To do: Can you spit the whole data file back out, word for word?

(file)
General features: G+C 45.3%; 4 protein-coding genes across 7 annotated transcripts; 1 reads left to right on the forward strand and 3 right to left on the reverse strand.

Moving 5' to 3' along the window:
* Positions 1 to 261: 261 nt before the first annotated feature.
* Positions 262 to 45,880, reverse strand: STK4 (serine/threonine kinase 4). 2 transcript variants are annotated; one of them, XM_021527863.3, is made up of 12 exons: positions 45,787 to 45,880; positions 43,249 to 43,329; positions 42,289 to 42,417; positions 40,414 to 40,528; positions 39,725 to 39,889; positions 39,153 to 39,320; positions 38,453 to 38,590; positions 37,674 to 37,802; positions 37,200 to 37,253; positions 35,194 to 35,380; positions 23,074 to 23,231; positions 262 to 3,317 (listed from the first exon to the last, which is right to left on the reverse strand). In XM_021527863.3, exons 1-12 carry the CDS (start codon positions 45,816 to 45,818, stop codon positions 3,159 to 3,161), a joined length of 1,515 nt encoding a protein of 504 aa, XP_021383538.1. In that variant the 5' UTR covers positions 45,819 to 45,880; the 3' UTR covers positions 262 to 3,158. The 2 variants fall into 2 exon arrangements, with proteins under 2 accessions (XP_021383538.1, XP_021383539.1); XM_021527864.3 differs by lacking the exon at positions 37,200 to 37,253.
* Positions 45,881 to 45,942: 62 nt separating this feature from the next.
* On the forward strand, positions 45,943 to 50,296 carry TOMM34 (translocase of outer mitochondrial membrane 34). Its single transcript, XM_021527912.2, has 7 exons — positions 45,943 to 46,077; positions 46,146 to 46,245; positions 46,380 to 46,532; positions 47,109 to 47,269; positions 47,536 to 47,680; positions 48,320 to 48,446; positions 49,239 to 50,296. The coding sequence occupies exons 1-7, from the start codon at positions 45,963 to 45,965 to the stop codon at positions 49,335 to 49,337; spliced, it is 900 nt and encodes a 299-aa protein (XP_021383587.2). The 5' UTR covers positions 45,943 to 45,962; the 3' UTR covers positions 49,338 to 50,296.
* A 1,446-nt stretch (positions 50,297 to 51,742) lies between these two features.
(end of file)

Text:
General features: G+C 45.3%; 4 protein-coding genes across 7 annotated transcripts; 1 reads left to right on the forward strand and 3 right to left on the reverse strand.

Moving 5' to 3' along the window:
* Positions 1 to 261: 261 nt before the first annotated feature.
* Positions 262 to 45,880, reverse strand: STK4 (serine/threonine kinase 4). 2 transcript variants are annotated; one of them, XM_021527863.3, is made up of 12 exons: positions 45,787 to 45,880; positions 43,249 to 43,329; positions 42,289 to 42,417; positions 40,414 to 40,528; positions 39,725 to 39,889; positions 39,153 to 39,320; positions 38,453 to 38,590; positions 37,674 to 37,802; positions 37,200 to 37,253; positions 35,194 to 35,380; positions 23,074 to 23,231; positions 262 to 3,317 (listed from the first exon to the last, which is right to left on the reverse strand). In XM_021527863.3, exons 1-12 carry the CDS (start codon positions 45,816 to 45,818, stop codon positions 3,159 to 3,161), a joined length of 1,515 nt encoding a protein of 504 aa, XP_021383538.1. In that variant the 5' UTR covers positions 45,819 to 45,880; the 3' UTR covers positions 262 to 3,158. The 2 variants fall into 2 exon arrangements, with proteins under 2 accessions (XP_021383538.1, XP_021383539.1); XM_021527864.3 differs by lacking the exon at positions 37,200 to 37,253.
* Positions 45,881 to 45,942: 62 nt separating this feature from the next.
* On the forward strand, positions 45,943 to 50,296 carry TOMM34 (translocase of outer mitochondrial membrane 34). Its single transcript, XM_021527912.2, has 7 exons — positions 45,943 to 46,077; positions 46,146 to 46,245; positions 46,380 to 46,532; positions 47,109 to 47,269; positions 47,536 to 47,680; positions 48,320 to 48,446; positions 49,239 to 50,296. The coding sequence occupies exons 1-7, from the start codon at positions 45,963 to 45,965 to the stop codon at positions 49,335 to 49,337; spliced, it is 900 nt and encodes a 299-aa protein (XP_021383587.2). The 5' UTR covers positions 45,943 to 45,962; the 3' UTR covers positions 49,338 to 50,296.
* A 1,446-nt stretch (positions 50,297 to 51,742) lies between these two features.